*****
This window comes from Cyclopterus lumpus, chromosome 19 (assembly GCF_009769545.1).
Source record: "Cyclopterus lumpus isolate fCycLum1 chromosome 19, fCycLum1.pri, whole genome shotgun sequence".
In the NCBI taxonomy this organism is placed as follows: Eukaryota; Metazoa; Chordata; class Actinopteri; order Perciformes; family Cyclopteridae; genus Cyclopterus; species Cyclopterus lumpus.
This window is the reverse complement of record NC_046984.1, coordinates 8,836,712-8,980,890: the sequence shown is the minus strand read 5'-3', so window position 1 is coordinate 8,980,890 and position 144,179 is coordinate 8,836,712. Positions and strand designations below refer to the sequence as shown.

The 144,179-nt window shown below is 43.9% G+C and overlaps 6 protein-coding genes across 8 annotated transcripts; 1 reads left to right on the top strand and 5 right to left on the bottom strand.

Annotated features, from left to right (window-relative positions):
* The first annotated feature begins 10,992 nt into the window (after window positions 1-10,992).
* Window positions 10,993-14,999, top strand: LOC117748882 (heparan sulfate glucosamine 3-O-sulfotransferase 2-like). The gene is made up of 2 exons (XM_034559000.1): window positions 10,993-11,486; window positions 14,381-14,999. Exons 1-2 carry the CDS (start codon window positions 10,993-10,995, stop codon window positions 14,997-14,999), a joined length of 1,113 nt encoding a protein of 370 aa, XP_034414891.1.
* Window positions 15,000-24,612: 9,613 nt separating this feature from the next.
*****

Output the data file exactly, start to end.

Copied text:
This window comes from Cyclopterus lumpus, chromosome 19 (assembly GCF_009769545.1).
Source record: "Cyclopterus lumpus isolate fCycLum1 chromosome 19, fCycLum1.pri, whole genome shotgun sequence".
In the NCBI taxonomy this organism is placed as follows: Eukaryota; Metazoa; Chordata; class Actinopteri; order Perciformes; family Cyclopteridae; genus Cyclopterus; species Cyclopterus lumpus.
This window is the reverse complement of record NC_046984.1, coordinates 8,836,712-8,980,890: the sequence shown is the minus strand read 5'-3', so window position 1 is coordinate 8,980,890 and position 144,179 is coordinate 8,836,712. Positions and strand designations below refer to the sequence as shown.

The 144,179-nt window shown below is 43.9% G+C and overlaps 6 protein-coding genes across 8 annotated transcripts; 1 reads left to right on the top strand and 5 right to left on the bottom strand.

Annotated features, from left to right (window-relative positions):
* The first annotated feature begins 10,992 nt into the window (after window positions 1-10,992).
* Window positions 10,993-14,999, top strand: LOC117748882 (heparan sulfate glucosamine 3-O-sulfotransferase 2-like). The gene is made up of 2 exons (XM_034559000.1): window positions 10,993-11,486; window positions 14,381-14,999. Exons 1-2 carry the CDS (start codon window positions 10,993-10,995, stop codon window positions 14,997-14,999), a joined length of 1,113 nt encoding a protein of 370 aa, XP_034414891.1.
* Window positions 15,000-24,612: 9,613 nt separating this feature from the next.